Kawasaki is a city in Kanagawa Prefecture, Japan. It is the 8th most populated city in Japan and one of the main cities forming the Greater Tokyo Area and Keihin Industrial Area; as of October 1, 2017, the city has an estimated population of 1,503,690, with 716,470 households, a population density of 10,000 persons per km2. The total area is 142.70 km2. Kawasaki is governed by Mayor Norihiko Fukuda, an independent elected on 27 October 2013; the city assembly has 63 elected members. Mayor Fukuda was re-elected to a second term in office on 22 October 2017. Kawasaki mayoral election, 2005 Kawasaki Stadium: Located in Kawasaki-ku. Opened in 1952, was used as a home field for professional baseball teams from 1954 to 1991; the stands were taken down in 2001, is used for American football games and other events in addition to baseball. Kawasaki Todoroki Baseball Stadium: Located in Nakahara-ku. Maximum capacity of 5,000 people. Used for preliminary rounds of high school baseball and American football games.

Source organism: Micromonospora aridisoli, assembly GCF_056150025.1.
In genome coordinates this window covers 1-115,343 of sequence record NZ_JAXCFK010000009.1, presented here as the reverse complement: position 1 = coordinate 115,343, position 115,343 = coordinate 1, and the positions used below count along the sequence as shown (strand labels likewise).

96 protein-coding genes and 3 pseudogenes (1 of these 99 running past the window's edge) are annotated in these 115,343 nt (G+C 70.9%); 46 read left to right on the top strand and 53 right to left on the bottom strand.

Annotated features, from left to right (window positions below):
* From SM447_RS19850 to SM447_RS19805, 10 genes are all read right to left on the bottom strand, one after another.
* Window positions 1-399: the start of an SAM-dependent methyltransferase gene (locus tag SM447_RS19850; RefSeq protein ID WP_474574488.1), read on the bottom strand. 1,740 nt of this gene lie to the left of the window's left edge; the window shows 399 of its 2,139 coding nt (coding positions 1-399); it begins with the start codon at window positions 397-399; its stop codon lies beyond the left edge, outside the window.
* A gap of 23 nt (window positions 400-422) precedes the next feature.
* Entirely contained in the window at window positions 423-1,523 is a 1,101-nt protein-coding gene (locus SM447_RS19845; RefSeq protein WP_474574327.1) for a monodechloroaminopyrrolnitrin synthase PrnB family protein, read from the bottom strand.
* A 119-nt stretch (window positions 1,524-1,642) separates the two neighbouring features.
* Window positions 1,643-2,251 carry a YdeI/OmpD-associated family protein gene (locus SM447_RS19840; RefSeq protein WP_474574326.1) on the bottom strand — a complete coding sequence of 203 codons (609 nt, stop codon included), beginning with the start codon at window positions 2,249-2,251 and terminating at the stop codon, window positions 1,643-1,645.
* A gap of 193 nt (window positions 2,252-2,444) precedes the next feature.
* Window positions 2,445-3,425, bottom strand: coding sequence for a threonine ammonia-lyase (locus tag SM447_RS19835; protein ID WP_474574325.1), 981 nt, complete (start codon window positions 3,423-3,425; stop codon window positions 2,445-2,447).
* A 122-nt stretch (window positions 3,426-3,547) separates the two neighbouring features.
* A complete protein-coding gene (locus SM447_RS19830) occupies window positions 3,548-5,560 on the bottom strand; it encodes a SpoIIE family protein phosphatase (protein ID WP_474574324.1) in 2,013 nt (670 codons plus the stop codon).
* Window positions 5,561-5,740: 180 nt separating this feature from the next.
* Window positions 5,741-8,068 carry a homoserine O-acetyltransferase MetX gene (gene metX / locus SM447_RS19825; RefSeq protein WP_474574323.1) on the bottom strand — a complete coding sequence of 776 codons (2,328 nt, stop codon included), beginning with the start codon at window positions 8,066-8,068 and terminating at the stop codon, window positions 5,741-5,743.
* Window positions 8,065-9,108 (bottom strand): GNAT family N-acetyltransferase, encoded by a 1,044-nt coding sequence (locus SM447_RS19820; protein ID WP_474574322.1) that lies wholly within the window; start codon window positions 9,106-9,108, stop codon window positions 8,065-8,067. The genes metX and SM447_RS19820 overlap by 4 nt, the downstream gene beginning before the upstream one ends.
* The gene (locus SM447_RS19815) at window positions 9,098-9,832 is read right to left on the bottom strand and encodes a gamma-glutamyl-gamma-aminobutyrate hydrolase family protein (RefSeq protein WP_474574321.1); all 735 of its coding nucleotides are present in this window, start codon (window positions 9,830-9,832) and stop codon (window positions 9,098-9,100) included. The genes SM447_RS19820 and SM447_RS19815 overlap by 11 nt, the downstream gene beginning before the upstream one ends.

Todoroki Athletics Stadium: Located in Nakahara-ku. Maximum capacity of 25,000 people. Opened in 1964, the stadium underwent several renovations before becoming the home field for the Kawasaki Frontale. Used for track & field competitions. Kawasaki Prefectural Gymnasium: Located in Kawasaki-ku. Opened in 1956, is used for Puroresu matches. 20 minutes walking distance from Kawasaki Station's east entrance. Kawasaki Todoroki Arena: Located in Nakahara-ku. International field athletics and volleyball matches are held here, in addition to various musical concerts. Velodrome: Kawasaki Velodrome Kawasaki Keiba Fujitsu's Main Branch is located in Nakahara-ku, it was Fujitsu's headquarters. Kawasaki has several factories and development bases of the companies of heavy industry and high technology. ■ East Japan Railway Company ■ Tōkaidō Main Line - Kawasaki - ■ Keihin-Tōhoku Line - Kawasaki - ■ Nambu Line Main Line: Kawasaki - Shitte - Yakō - Kashimada - Hirama - Mukaigawara - Musashi-Kosugi - Musashi-Nakahara - Musashi-Shinjō - Musashi-Mizonokuchi - Tsudayama - Kuji - Shukugawara - Noborito - Nakanoshima - Inadazutsumi - Branch Line: Shitte - Hatchōnawate - Kawasaki-Shinmachi - Hama-Kawasaki ■ Tsurumi Line Main Line: - Musashi-Shiraishi - Hama-Kawasaki - Shōwa - Ōgimachi Ōkawa Branch: - Ōkawa ■ Yokosuka Line, Shōnan-Shinjuku Line - Musashi-Kosugi - Shin-Kawasaki -■ Odakyu Electric Railway ■ Odakyū Line - Noborito - Mukōgaoka-Yūen - Ikuta - Yomiuri-Land-mae - Yurigaoka - Shin-Yurigaoka - Kakio ■ Tama Line Shin-Yurigaoka - Satsukidai - Kurihira - Kurokawa - Haruhino -■ Keio Corporation ■ Sagamihara Line - Keiō-Inadazutsumi - Keiō-Yomiuri-Land - Inagi - Wakabadai■ Keikyu Corporation ■ Keikyū Main Line - Hatchōnawate - Keikyū Kawasaki - ■ Daishi Line Keikyū Kawasaki - Minatochō - Suzukichō - Kawasaki-Daishi - Higashi-Monzen - Sangyō-Dōro - Kojimashinden■ Tokyu Corporation ■ Tōyoko Line - Shin-Maruko - Musashi-Kosugi - Motosumiyoshi - ■ Meguro Line - Shin-Maruko - Musashi-Kosugi - Motosumiyoshi - ■ Den-en-toshi Line - Futako-Shinchi - Takatsu - Mizonokuchi - Kajigaya - Miyazakidai - Miyamaedaira - Saginuma - ■ Ōimachi Line - Futako-Shinchi - Takatsu - Mizonokuchi Expressway Tōmei Expressway is a north-south expressway running from Tokyo to Nagoya and in central area.